House Appropriators Ken Calvert and Mike Simpson Express Skepticism Toward Eisenhower Memorial Design
Hannah Hess reports for Roll Call:
Despite rosy projections from Dwight D. Eisenhower Memorial Commission staff of breaking ground on a monument to the 34th president in the next calendar year, Capitol Hill’s representatives on the commission remain skeptical.
“Ultimately, what I think you’ve got to have is a buy-in from the Eisenhower family,” said Rep. Mike Simpson, R-Idaho, one of six members of Congress on the bipartisan commission. Anne and Susan Eisenhower have requested a simpler design, although the current plan has gained traction with two of the federal entities that must sign off on final plans for the Southwest Washington memorial park.
“I don’t think you can do a memorial when you’ve got the family opposed to it,” Simpson said. He declined to give his own opinion of architect Frank Gehry’s plan for statues of Ike as a young boy in Kansas, World War II commander and president, set against a massive stainless steel tapestry depicting prairie scenery. Gehry’s plan originally called for two additional tapestries. But those were scrapped, leaving two freestanding 80-foot columns that have continued to draw criticism.
House Oversight and Government Reform Chairman Darrell Issa, R-Calif., helped steer the long-stalled project out of neutral this spring, when he proposed that Gehry pare down the design to appease the family. But the EMC ultimately moved forward with the columns. Along the way, Sens. Jerry Moran, R-Kan., and Jack Reed, D-R.I., resigned. Senate leaders have yet to appoint their replacements.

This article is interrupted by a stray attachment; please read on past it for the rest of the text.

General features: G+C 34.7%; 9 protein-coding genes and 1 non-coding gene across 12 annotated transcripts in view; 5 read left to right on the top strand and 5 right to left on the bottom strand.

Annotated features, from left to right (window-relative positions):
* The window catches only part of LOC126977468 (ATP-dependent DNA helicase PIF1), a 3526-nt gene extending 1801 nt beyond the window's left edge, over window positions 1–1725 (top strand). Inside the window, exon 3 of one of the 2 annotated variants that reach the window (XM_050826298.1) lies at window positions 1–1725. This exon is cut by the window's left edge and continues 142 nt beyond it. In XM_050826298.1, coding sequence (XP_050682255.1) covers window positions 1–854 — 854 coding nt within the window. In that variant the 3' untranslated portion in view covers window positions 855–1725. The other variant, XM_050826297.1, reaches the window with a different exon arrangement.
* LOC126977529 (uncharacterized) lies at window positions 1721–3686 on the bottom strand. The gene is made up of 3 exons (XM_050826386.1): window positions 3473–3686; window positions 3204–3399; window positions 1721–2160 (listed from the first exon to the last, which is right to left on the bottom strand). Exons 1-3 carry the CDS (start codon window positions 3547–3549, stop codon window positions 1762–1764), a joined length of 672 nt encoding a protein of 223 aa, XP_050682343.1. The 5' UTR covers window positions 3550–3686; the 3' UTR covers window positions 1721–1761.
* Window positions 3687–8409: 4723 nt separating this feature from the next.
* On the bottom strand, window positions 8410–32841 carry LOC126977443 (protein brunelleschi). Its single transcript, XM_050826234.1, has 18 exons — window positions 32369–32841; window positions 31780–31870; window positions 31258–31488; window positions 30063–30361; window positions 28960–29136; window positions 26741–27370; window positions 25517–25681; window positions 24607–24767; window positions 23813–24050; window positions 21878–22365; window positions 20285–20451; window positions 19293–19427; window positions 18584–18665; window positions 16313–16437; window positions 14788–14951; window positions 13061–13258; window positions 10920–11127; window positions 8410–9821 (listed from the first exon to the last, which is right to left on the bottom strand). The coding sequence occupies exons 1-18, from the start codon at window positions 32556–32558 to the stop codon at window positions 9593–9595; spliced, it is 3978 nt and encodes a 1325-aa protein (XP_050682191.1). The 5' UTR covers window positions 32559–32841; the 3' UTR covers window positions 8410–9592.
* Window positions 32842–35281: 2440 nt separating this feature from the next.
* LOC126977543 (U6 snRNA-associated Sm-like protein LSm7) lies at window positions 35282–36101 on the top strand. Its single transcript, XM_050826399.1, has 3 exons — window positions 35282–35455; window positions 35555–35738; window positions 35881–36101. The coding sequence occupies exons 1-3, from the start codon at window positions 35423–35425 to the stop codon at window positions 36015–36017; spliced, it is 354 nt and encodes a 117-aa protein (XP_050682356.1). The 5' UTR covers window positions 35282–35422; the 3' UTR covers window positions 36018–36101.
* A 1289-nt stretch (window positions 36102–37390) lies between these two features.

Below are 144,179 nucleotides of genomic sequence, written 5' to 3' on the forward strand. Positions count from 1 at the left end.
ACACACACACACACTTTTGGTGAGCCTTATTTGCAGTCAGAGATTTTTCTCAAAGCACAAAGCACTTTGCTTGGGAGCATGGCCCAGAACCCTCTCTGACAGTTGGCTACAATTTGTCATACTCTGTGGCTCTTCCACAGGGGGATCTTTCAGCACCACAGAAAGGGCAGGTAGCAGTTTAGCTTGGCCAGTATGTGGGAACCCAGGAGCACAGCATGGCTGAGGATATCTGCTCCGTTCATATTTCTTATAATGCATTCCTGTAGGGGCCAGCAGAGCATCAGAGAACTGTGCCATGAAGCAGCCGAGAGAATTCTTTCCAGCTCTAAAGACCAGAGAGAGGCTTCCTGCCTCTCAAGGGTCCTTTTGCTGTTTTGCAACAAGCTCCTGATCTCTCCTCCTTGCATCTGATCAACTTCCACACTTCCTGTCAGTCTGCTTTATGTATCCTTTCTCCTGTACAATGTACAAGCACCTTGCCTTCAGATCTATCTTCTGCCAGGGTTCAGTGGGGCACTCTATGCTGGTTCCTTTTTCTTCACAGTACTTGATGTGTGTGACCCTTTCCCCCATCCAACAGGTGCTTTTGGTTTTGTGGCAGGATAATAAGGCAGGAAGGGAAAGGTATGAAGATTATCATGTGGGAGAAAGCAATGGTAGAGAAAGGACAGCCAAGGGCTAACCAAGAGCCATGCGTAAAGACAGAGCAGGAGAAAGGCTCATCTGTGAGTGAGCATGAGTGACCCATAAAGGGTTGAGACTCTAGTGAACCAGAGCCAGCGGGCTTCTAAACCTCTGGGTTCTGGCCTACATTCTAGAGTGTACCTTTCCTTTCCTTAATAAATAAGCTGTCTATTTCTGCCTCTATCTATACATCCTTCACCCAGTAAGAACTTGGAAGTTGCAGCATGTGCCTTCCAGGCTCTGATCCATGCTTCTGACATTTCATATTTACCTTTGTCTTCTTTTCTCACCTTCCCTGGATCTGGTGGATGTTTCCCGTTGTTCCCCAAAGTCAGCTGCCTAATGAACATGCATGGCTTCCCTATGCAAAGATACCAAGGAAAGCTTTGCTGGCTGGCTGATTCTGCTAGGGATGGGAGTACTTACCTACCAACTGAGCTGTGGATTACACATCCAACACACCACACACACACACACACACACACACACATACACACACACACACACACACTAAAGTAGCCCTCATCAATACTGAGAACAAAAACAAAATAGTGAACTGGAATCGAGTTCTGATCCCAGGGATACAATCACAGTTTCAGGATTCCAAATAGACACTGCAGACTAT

The commission celebrated when the National Capital Planning Commission voted for preliminary design approval in early October, after Gehry modified his blueprints. Two weeks later, when the Commission on Fine Arts approved the revised concept, the EMC declared the Eisenhower National Memorial “is ready to move forward with groundbreaking in 2015.”
Rep. Sanford D. Bishop Jr., a House appointee to the EMC, suggested in an interview that Issa made “very strong arguments” about the “inordinate amount of taxpayer money” that’s been invested in the project since Congress authorized a memorial in 1999. Those arguments helped persuade the commissions and, Bishop said, might help persuade his congressional colleagues to authorize funding. “It would be a shame to have those decades of money wasted, scrapped and have to start over,” Bishop said.
However, fiscal year 2015 will not be a windfall for the project.
“There’s no funding for construction in this year’s appropriation,” Rep. Ken Calvert, the California Republican who holds the gavel on the House Appropriations subcommittee with jurisdiction over the Eisenhower memorial in this Congress and the next, said in a Nov. 20 interview. Calvert and his colleagues are working out the details of a spending agreement that will keep the government funding after a short-term deal expires on Dec. 11.
“If the family and … mainly the family works out a solution to the problem, we’ll be interested in hearing that next year and we’ll look at it then,” Calvert said. An omnibus agreement would include “limited” funds for the commission, according to Calvert.
Congress previously halved funding to cover operating costs for the professional staff at the commission’s K Street office suite. It also eliminated a waiver that allowed the commission to proceed with construction before funds for the memorial’s design and construction had been raised. House appropriators voted to eliminate all funding for the project this summer, but that language was not included in the continuing resolution. The Senate’s version of the spending bill would authorize $1 million for commission operations.
“We’re not ready to give a green light to this just yet,” said Rep. James P. Moran, the retiring Virginia Democrat who serves as ranking member on the House Appropriations Interior, Environment and Related Agencies Subcommittee. He noted that Rep. Rob Bishop, R-Utah, chairman of the House Natural Resources panel with jurisdiction over national monuments still has “a lot of reservations” about the project. “I have reservations, the Eisenhower family still has some reservations; this is not a done deal,” Moran said. . . .